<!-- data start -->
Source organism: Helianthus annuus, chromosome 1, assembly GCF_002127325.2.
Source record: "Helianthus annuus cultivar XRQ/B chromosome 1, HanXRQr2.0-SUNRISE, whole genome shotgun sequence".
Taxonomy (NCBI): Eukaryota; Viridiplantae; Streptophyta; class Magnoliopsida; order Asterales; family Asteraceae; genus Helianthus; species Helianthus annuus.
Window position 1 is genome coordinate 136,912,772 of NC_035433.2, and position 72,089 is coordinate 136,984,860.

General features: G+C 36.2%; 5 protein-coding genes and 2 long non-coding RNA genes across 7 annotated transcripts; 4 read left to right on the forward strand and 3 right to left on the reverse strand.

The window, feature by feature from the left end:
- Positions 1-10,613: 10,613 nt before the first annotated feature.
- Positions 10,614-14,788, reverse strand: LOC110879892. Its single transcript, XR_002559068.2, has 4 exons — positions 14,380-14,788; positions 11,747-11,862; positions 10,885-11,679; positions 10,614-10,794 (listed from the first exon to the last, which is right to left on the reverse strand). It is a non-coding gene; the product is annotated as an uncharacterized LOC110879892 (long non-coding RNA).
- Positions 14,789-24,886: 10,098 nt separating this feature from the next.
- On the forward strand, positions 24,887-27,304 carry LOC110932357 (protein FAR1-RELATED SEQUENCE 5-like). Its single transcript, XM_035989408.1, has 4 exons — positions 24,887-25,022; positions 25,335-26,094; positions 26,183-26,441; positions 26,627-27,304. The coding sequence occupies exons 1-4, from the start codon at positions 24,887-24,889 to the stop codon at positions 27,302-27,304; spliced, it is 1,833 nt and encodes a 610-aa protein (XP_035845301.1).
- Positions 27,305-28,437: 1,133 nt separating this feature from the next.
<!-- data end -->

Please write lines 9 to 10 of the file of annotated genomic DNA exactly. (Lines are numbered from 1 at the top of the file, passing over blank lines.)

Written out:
- Positions 14,789-24,886: 10,098 nt separating this feature from the next.
- On the forward strand, positions 24,887-27,304 carry LOC110932357 (protein FAR1-RELATED SEQUENCE 5-like). Its single transcript, XM_035989408.1, has 4 exons — positions 24,887-25,022; positions 25,335-26,094; positions 26,183-26,441; positions 26,627-27,304. The coding sequence occupies exons 1-4, from the start codon at positions 24,887-24,889 to the stop codon at positions 27,302-27,304; spliced, it is 1,833 nt and encodes a 610-aa protein (XP_035845301.1).